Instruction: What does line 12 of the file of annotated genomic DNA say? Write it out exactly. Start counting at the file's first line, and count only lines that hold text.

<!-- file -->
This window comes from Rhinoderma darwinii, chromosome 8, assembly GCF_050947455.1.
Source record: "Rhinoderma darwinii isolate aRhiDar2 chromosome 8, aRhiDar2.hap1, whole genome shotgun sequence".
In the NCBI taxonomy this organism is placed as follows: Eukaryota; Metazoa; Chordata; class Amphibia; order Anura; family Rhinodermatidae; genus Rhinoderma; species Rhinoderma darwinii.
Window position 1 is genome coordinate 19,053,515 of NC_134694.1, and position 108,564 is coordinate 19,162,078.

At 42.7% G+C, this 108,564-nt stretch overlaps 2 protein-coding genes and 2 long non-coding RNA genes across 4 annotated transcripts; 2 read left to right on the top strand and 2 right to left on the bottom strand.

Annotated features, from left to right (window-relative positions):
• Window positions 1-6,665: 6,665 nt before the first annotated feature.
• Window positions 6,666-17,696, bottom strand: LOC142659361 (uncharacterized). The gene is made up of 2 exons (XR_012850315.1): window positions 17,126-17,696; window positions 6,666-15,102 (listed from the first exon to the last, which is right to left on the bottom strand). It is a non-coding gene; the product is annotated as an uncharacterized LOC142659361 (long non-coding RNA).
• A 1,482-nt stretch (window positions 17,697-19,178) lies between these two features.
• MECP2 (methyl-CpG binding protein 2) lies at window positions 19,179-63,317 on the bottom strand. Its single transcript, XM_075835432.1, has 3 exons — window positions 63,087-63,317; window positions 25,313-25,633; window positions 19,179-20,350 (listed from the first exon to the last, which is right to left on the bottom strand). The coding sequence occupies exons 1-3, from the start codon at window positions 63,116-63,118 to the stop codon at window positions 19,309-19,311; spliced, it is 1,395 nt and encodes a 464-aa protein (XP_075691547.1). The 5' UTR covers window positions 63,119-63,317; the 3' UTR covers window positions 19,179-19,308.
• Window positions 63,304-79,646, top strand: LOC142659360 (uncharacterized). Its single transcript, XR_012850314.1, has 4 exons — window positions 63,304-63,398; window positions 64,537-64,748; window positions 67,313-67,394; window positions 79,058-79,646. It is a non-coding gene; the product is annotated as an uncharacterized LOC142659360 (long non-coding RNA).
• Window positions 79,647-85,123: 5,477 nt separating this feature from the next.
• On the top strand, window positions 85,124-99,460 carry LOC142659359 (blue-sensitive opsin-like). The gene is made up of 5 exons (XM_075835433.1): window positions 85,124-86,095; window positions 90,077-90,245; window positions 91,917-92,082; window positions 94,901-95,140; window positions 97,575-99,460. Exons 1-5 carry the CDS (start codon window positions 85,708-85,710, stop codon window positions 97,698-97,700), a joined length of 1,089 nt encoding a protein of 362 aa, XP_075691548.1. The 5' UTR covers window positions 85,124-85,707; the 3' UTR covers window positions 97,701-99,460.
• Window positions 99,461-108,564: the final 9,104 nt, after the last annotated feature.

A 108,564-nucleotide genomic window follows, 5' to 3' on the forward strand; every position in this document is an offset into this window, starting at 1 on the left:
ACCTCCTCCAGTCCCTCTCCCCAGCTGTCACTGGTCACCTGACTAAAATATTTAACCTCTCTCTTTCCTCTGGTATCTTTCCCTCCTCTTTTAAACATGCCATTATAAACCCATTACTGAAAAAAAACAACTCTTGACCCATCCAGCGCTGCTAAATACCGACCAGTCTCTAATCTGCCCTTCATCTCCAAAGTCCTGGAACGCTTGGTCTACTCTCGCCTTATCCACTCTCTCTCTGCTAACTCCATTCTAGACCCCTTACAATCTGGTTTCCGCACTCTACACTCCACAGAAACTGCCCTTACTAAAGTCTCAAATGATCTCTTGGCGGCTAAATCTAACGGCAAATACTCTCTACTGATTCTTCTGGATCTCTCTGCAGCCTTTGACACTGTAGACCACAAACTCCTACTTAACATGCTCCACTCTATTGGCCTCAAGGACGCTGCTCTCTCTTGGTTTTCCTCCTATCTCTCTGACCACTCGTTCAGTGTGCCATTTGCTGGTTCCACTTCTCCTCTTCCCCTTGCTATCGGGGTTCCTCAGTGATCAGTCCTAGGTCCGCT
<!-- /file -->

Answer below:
• Window positions 79,647-85,123: 5,477 nt separating this feature from the next.